The Egyptian language, with its written documentation spreading from the Early Bronze Age (Ancient Egyptian) to Christian times (Coptic), has rarely been the object of typological studies, grammatical analysis mainly serving philological purposes.
This volume offers now a detailed analysis and a diachronic discussion of the non-verbal patterns of the Egyptian language, from the Pyramid Texts (Earlier Egyptian) to Coptic (Later Egyptian), based on an extensive use of data, especially for later phases. By providing a narrative contextualisation and a linguistic glossing of all examples, it addresses the needs not only of students of Egyptian and Coptic, but also of a linguistic readership. After an introduction into the basic typological features of Egyptian, the main book chapters address morphology, syntax, semantics and pragmatics of the three non-verbal sentence types documented throughout the history of this language: the adverbial sentence, the nominal sentence and the adjectival sentence. These patterns also appear in a variety of clausal environments and can be embedded in verbal constructions.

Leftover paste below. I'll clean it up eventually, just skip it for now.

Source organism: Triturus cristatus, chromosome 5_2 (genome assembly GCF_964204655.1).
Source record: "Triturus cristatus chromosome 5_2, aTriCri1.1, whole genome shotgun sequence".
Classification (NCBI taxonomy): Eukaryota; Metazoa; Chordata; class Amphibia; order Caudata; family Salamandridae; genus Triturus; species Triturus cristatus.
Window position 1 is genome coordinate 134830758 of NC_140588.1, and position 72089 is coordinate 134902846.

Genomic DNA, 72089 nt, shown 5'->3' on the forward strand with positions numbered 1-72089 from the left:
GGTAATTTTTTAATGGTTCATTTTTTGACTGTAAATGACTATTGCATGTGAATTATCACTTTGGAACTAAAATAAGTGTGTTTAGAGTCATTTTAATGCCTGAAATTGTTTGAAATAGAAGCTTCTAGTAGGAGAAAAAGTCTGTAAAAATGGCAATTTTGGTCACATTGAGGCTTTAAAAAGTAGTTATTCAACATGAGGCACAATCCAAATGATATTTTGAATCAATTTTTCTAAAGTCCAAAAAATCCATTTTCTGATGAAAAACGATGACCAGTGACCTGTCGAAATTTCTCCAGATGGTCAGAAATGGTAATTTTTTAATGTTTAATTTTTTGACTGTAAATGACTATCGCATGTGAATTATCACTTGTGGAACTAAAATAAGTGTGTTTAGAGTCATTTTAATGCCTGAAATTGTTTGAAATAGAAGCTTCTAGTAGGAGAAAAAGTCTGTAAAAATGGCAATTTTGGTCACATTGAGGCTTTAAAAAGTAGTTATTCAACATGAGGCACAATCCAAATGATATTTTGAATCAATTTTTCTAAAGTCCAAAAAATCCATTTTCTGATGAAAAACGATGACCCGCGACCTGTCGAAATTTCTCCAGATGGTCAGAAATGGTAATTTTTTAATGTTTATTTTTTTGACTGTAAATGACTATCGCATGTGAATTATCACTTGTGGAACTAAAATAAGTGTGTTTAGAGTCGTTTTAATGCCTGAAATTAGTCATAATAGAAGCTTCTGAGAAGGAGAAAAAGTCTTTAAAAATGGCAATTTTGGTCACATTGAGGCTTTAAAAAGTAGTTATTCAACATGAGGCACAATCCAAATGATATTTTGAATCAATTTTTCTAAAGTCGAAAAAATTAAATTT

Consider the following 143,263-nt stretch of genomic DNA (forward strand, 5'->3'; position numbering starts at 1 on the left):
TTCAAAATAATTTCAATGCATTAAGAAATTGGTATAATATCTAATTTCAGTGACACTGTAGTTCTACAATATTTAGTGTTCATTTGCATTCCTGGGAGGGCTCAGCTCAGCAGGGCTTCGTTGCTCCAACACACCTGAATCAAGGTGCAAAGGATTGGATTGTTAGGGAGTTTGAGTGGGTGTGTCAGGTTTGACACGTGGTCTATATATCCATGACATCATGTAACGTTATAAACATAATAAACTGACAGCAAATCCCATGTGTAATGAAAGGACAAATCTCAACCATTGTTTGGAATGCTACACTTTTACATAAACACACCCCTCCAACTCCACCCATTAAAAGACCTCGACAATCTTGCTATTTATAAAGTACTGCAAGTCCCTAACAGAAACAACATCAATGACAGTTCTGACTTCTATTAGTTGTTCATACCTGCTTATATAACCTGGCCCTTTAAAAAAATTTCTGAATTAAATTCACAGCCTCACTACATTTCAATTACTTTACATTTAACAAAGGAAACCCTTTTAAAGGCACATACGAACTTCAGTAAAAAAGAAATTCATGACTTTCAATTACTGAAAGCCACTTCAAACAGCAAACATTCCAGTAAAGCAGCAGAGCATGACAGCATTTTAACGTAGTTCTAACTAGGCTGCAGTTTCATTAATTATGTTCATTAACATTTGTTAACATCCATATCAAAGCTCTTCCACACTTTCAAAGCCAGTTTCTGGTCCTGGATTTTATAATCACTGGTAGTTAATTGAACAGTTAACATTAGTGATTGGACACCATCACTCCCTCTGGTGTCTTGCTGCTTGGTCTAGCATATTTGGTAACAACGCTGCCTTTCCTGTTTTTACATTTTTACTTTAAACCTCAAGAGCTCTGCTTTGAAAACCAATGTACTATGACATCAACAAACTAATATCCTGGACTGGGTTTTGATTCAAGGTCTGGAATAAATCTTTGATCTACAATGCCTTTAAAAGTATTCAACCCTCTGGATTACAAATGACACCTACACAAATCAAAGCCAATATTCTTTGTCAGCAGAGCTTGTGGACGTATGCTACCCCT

This book provides an ideal introduction into the study of Egyptian historical grammar and an indispensable companion for philological reading.